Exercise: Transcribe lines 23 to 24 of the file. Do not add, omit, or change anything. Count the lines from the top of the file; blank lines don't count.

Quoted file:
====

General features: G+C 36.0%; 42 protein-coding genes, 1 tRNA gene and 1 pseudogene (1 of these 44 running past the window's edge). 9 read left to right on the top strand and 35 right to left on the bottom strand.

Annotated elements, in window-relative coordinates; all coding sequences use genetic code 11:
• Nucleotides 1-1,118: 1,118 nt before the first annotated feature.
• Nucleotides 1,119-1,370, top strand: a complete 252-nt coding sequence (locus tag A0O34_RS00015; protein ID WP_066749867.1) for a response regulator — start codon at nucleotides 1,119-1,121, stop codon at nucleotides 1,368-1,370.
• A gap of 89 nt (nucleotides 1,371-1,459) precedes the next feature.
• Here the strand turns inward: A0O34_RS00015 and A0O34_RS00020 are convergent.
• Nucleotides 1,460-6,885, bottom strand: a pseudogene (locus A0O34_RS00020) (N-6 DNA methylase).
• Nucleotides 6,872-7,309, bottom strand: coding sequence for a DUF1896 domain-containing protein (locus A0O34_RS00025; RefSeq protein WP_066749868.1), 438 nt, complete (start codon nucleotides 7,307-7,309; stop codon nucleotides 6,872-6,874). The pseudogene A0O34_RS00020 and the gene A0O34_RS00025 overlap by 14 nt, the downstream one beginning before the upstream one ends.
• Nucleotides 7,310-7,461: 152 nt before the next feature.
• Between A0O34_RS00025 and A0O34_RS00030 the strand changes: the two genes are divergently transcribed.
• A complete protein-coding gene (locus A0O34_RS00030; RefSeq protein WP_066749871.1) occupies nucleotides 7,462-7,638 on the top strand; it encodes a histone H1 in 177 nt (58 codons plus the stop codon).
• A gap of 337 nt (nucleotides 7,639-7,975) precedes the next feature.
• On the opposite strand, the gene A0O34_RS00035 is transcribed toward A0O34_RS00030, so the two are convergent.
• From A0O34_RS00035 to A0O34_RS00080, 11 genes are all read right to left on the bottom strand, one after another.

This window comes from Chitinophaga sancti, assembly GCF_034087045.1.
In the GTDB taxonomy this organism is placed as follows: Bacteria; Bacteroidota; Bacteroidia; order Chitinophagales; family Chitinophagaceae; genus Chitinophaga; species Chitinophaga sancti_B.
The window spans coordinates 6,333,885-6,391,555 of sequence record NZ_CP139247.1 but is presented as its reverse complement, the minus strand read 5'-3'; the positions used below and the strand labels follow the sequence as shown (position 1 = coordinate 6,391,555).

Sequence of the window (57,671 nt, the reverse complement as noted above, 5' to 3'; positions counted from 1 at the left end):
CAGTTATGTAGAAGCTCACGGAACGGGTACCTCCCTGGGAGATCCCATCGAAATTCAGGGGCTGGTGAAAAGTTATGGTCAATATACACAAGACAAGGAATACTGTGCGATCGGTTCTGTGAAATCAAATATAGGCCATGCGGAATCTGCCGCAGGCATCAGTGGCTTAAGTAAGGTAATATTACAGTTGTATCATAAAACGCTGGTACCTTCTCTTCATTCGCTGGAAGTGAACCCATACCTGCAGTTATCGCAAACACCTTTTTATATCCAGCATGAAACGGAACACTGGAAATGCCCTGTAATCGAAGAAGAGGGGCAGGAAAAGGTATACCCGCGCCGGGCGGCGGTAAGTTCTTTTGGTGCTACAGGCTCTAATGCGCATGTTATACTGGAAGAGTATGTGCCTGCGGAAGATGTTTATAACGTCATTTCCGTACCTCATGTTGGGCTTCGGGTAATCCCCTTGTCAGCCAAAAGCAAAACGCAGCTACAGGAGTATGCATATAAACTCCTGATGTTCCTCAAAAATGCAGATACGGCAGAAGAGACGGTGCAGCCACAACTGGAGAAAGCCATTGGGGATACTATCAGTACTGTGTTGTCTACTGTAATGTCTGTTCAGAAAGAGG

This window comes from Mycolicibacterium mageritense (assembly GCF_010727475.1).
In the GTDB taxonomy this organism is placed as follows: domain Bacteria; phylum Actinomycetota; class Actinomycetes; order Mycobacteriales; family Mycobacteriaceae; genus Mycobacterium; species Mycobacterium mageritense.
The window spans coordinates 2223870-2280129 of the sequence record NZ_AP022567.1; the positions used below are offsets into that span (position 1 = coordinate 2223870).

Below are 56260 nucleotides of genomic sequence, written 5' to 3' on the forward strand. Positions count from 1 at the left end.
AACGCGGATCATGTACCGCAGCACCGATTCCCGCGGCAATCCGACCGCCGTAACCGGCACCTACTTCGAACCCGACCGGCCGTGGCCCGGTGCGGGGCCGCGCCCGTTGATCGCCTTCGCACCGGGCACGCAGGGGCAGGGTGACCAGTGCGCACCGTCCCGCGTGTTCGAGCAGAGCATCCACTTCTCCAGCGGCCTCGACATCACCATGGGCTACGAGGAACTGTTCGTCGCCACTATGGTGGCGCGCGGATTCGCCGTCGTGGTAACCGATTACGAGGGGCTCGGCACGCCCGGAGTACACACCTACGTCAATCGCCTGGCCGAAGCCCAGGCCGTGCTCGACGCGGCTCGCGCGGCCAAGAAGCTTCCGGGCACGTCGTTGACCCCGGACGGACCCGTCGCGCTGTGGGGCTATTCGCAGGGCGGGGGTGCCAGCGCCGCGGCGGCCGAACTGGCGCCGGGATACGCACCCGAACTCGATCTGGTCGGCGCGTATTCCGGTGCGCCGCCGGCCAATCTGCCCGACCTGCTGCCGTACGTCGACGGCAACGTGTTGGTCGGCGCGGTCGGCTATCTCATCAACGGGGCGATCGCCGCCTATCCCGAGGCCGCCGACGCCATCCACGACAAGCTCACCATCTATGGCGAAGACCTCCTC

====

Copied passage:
Below are 56260 nucleotides of genomic sequence, written 5' to 3' on the forward strand. Positions count from 1 at the left end.
AACGCGGATCATGTACCGCAGCACCGATTCCCGCGGCAATCCGACCGCCGTAACCGGCACCTACTTCGAACCCGACCGGCCGTGGCCCGGTGCGGGGCCGCGCCCGTTGATCGCCTTCGCACCGGGCACGCAGGGGCAGGGTGACCAGTGCGCACCGTCCCGCGTGTTCGAGCAGAGCATCCACTTCTCCAGCGGCCTCGACATCACCATGGGCTACGAGGAACTGTTCGTCGCCACTATGGTGGCGCGCGGATTCGCCGTCGTGGTAACCGATTACGAGGGGCTCGGCACGCCCGGAGTACACACCTACGTCAATCGCCTGGCCGAAGCCCAGGCCGTGCTCGACGCGGCTCGCGCGGCCAAGAAGCTTCCGGGCACGTCGTTGACCCCGGACGGACCCGTCGCGCTGTGGGGCTATTCGCAGGGCGGGGGTGCCAGCGCCGCGGCGGCCGAACTGGCGCCGGGATACGCACCCGAACTCGATCTGGTCGGCGCGTATTCCGGTGCGCCGCCGGCCAATCTGCCCGACCTGCTGCCGTACGTCGACGGCAACGTGTTGGTCGGCGCGGTCGGCTATCTCATCAACGGGGCGATCGCCGCCTATCCCGAGGCCGCCGACGCCATCCACGACAAGCTCACCATCTATGGCGAAGACCTCCTC